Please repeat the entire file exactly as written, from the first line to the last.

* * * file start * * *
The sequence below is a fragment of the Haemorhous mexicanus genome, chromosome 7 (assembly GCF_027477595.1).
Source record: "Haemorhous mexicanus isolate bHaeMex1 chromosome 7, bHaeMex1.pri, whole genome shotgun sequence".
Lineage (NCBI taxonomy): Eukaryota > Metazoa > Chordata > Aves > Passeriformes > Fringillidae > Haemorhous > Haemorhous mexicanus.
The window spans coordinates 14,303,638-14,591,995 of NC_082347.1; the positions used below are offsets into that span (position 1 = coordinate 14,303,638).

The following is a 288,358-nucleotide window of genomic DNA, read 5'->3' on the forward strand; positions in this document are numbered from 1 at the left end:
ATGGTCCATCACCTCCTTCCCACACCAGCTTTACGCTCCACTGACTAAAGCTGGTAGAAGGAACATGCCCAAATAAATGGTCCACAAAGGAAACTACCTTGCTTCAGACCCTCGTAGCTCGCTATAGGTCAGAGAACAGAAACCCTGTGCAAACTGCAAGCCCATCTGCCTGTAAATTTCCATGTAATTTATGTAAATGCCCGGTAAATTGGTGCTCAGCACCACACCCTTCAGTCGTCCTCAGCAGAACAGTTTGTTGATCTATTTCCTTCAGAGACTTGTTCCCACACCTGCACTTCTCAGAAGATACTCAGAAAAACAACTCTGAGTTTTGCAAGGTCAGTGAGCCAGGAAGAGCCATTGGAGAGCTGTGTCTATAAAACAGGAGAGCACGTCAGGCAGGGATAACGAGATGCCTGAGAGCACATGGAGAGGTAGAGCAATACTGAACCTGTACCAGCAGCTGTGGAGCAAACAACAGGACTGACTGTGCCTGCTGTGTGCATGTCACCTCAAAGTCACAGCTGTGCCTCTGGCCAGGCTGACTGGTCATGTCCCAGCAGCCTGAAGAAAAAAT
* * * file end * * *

The sequence below is a fragment of the Haemorhous mexicanus genome, chromosome 7 (assembly GCF_027477595.1).
Source record: "Haemorhous mexicanus isolate bHaeMex1 chromosome 7, bHaeMex1.pri, whole genome shotgun sequence".
Lineage (NCBI taxonomy): Eukaryota > Metazoa > Chordata > Aves > Passeriformes > Fringillidae > Haemorhous > Haemorhous mexicanus.
The window spans coordinates 14,303,638-14,591,995 of NC_082347.1; the positions used below are offsets into that span (position 1 = coordinate 14,303,638).

The following is a 288,358-nucleotide window of genomic DNA, read 5'->3' on the forward strand; positions in this document are numbered from 1 at the left end:
ATGGTCCATCACCTCCTTCCCACACCAGCTTTACGCTCCACTGACTAAAGCTGGTAGAAGGAACATGCCCAAATAAATGGTCCACAAAGGAAACTACCTTGCTTCAGACCCTCGTAGCTCGCTATAGGTCAGAGAACAGAAACCCTGTGCAAACTGCAAGCCCATCTGCCTGTAAATTTCCATGTAATTTATGTAAATGCCCGGTAAATTGGTGCTCAGCACCACACCCTTCAGTCGTCCTCAGCAGAACAGTTTGTTGATCTATTTCCTTCAGAGACTTGTTCCCACACCTGCACTTCTCAGAAGATACTCAGAAAAACAACTCTGAGTTTTGCAAGGTCAGTGAGCCAGGAAGAGCCATTGGAGAGCTGTGTCTATAAAACAGGAGAGCACGTCAGGCAGGGATAACGAGATGCCTGAGAGCACATGGAGAGGTAGAGCAATACTGAACCTGTACCAGCAGCTGTGGAGCAAACAACAGGACTGACTGTGCCTGCTGTGTGCATGTCACCTCAAAGTCACAGCTGTGCCTCTGGCCAGGCTGACTGGTCATGTCCCAGCAGCCTGAAGAAAAAAT